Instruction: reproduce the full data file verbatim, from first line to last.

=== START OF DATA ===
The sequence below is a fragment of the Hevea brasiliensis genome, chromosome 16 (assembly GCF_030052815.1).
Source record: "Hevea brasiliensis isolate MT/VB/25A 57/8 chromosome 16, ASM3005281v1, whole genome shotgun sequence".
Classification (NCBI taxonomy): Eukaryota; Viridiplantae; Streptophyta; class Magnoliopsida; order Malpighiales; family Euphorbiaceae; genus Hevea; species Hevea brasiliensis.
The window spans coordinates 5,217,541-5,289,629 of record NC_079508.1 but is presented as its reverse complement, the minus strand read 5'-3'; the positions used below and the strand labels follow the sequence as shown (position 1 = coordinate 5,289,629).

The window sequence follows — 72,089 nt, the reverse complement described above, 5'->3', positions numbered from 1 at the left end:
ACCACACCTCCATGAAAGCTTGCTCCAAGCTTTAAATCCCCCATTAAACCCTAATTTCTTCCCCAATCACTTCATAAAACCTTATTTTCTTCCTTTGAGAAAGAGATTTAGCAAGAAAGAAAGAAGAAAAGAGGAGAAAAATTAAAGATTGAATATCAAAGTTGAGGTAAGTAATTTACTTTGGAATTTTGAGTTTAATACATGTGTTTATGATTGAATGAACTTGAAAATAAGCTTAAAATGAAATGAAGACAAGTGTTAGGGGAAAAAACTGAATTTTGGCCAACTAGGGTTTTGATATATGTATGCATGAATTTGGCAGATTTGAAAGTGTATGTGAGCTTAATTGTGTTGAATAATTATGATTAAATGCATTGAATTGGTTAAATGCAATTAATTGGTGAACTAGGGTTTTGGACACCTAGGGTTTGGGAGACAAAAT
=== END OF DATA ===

The sequence below is a fragment of the Hevea brasiliensis genome, chromosome 16 (assembly GCF_030052815.1).
Source record: "Hevea brasiliensis isolate MT/VB/25A 57/8 chromosome 16, ASM3005281v1, whole genome shotgun sequence".
Classification (NCBI taxonomy): Eukaryota; Viridiplantae; Streptophyta; class Magnoliopsida; order Malpighiales; family Euphorbiaceae; genus Hevea; species Hevea brasiliensis.
The window spans coordinates 5,217,541-5,289,629 of record NC_079508.1 but is presented as its reverse complement, the minus strand read 5'-3'; the positions used below and the strand labels follow the sequence as shown (position 1 = coordinate 5,289,629).

The window sequence follows — 72,089 nt, the reverse complement described above, 5'->3', positions numbered from 1 at the left end:
ACCACACCTCCATGAAAGCTTGCTCCAAGCTTTAAATCCCCCATTAAACCCTAATTTCTTCCCCAATCACTTCATAAAACCTTATTTTCTTCCTTTGAGAAAGAGATTTAGCAAGAAAGAAAGAAGAAAAGAGGAGAAAAATTAAAGATTGAATATCAAAGTTGAGGTAAGTAATTTACTTTGGAATTTTGAGTTTAATACATGTGTTTATGATTGAATGAACTTGAAAATAAGCTTAAAATGAAATGAAGACAAGTGTTAGGGGAAAAAACTGAATTTTGGCCAACTAGGGTTTTGATATATGTATGCATGAATTTGGCAGATTTGAAAGTGTATGTGAGCTTAATTGTGTTGAATAATTATGATTAAATGCATTGAATTGGTTAAATGCAATTAATTGGTGAACTAGGGTTTTGGACACCTAGGGTTTGGGAGACAAAAT